In 2006, I was working for a web hosting provider that sold server space from their data centers worldwide.  Not long thereafter, we started hearing the terminology “cloud” hosting.  It was the new and catchy term that IT folks were slinging and that marketing was excited to start using.  As an account manager, I was responsible to work with customers directly.  At first, my end users, agencies, and web developer clients I had just couldn’t comprehend the “cloud”.  They didn’t know what it was, and why it differed from their regular servers or shared hosting products they were use to buying.  Although some of the infrastructure they were already buying were shared processing, resources, and on demand (which the essence of cloud computing).  Further down the line, and thanks to AWS, a more refined types of cloud deployment models were defied, which included: (regular) Cloud, Hybrid-Cloud, Private Cloud, Public Cloud, etc.  Not a month later, our marketing department removed “cloud” from front of site and product listings.

Fast forward today and relevant to the topic at hand, let’s look at Virtual Reality (VR) and how it’s defined.  We’ve seen tremendous market reaction to augmented reality with games like Pokemon Go!  During this past holiday, we’ve witnessed the first go-to-consumer-market with VR headsets such as the Samsung Gear VR, Oculus Rift and the Sony Playstation VR.  Although, the VR battle for market adaptability is dependent on many things, there is one thing the VR industry has to figure out to see it’s success:  what the HELL should we call it?

Evidence of VR Today:
When we look at virtual reality today (in 2017), we see the use of it predominantly in gaming (ie. Playstation VR headset or the Oculus), and or in entertainment (ie. documentaries, music videos, live events, like at Coachella).  After visiting the Virtual Reality Los Angeles Expo (VRLA) this past month and meeting with several key leaders in the VR world, I was quick to be corrected on the varieties of VR.

Several Types of VR (defined):

  • Augmented Reality (AR): technology that super imposes a computer-generated image on a users view of the real world, providing a composite view
  • Mixed Reality (MR): merging of real and virtual worlds to produce new environments where physical and digital objects co exist
  • Virtual Reality (VR): simulation 3D environment that can be seemingly real by way of using special electronic equipment
  • 360° Video/Photography: also known as immersive or spherical video/photos, 360° is a media format in which every direction is recorded. The viewer has control of viewing from the camera’s point-of-view.  Lastly, with 360° video, activity progresses on a linear timeline, whereas 360° photo, the user is a static environment.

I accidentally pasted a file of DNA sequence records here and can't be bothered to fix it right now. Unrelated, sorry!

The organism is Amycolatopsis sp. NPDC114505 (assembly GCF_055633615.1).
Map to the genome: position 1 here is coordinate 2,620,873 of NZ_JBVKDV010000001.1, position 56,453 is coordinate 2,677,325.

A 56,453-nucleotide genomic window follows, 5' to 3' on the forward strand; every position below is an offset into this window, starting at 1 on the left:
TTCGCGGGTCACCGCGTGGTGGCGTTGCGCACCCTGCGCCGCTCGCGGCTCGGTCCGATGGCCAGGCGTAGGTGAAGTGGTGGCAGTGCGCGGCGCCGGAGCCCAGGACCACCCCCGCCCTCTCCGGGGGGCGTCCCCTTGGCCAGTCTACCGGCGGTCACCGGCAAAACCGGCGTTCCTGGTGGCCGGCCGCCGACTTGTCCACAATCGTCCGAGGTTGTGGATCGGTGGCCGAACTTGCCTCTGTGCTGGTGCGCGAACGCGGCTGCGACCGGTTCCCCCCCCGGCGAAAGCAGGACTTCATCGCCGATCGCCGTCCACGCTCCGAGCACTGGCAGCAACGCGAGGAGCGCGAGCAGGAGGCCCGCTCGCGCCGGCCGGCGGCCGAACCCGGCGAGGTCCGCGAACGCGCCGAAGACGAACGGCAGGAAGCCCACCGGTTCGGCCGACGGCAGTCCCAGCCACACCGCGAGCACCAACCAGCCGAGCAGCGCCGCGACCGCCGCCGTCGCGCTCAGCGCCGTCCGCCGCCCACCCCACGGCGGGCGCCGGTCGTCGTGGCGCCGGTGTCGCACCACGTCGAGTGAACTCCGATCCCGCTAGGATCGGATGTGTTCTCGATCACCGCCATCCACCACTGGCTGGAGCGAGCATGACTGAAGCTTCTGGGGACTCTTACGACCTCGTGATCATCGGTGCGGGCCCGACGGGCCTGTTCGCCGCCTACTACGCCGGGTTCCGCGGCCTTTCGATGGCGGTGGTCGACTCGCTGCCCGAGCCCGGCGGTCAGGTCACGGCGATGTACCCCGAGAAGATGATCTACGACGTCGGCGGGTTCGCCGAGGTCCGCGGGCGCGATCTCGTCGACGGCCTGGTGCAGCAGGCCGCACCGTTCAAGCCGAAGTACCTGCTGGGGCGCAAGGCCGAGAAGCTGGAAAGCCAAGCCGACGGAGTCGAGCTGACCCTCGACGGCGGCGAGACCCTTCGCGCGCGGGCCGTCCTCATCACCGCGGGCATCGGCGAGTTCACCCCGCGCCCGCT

While I understand there are dissertations written by PhDs on the differences of the different VR environments, and as much as I’d love to bore the audience with the precise differences, I’ll refrain from doing so.

Learn From Tech History
Technological history can teach us many things.  During the birth of cloud computing, we clearly saw the struggle on what to call the cloud. Today, consumers know it just as the “Cloud”, or for Apple users, known as “iCloud”.  What I’ve observed is if you give consumers too many varieties of what to call a particular technology, it can cause confusion and a loss in market adaptability. (A great read via Time Magazine: 10 Biggest Tech Failures of the Last Decade)

Let the Techies Be Techies
With VR, there is a difference, and as a VR professional, you are going to know the difference.  However, your mother, wife, sister and kids may never know the technical differences, and that’s okay.  VR professionals: YOU WILL LIVE another day.  Anecdotally, I see the coining of “smartphones” for example, there are a variety of smartphones, and tablets but a common name for the device made it easier consumers to comprehend, adapt and purchase.

Pick One, Seriously.
In college, I sold computers at big box retail store, and I learned consumers are quickly intimidated by things they don’t understand.  Giving them too many choices, with technical definitions will turn them off from purchasing and adapting.  My advice for the VR community is to pick a streamline definition for “VR”, and market the hell out of it.  360° Video or 360° Photography, no it’s called Virtual Reality.  Augmented or Mixed Reality… that’s an aspect of Virtual Reality too.  I think you get my point.  At the end of the day, this technology is still very much in its infancy, on how it’s developed, produced, and sold/cost.  If VR is to win, the VR industry needs to agree on a consistent definition and name, that the market can get their eyes and hands on, literally.